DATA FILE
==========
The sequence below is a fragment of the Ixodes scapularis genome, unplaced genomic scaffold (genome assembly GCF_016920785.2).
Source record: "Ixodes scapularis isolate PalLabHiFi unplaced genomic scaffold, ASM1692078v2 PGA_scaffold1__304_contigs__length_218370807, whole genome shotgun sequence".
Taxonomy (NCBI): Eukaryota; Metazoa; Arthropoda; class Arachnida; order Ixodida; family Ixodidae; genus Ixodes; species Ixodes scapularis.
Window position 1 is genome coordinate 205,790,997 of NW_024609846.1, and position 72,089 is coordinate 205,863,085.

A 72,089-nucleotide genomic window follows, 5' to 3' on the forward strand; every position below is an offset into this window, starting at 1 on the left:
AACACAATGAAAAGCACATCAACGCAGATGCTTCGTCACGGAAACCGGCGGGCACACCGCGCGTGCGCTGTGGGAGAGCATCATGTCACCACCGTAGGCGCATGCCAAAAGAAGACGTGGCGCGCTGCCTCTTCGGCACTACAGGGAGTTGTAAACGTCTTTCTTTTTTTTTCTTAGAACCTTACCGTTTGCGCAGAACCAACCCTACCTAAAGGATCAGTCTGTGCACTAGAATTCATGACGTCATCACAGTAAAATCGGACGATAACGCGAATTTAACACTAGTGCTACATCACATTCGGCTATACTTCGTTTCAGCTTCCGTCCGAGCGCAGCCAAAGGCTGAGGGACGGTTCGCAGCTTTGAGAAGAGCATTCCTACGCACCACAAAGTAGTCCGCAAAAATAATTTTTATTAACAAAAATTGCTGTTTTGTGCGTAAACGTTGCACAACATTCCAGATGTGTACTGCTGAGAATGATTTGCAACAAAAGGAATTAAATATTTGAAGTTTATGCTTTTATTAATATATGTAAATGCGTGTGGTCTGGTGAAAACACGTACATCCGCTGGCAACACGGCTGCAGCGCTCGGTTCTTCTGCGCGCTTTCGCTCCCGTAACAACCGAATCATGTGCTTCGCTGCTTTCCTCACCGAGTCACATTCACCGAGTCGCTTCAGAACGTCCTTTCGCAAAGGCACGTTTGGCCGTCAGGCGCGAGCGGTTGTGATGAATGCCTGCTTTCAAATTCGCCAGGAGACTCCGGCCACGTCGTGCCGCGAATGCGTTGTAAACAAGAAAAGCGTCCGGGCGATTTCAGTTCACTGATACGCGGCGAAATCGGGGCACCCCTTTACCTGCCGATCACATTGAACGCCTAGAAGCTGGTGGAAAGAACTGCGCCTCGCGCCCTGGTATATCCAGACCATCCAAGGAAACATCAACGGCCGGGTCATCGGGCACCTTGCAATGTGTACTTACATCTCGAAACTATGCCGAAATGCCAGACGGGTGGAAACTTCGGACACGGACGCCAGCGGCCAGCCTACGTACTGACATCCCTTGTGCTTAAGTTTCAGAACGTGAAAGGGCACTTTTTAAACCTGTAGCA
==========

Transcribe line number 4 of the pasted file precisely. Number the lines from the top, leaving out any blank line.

Window position 1 is genome coordinate 205,790,997 of NW_024609846.1, and position 72,089 is coordinate 205,863,085.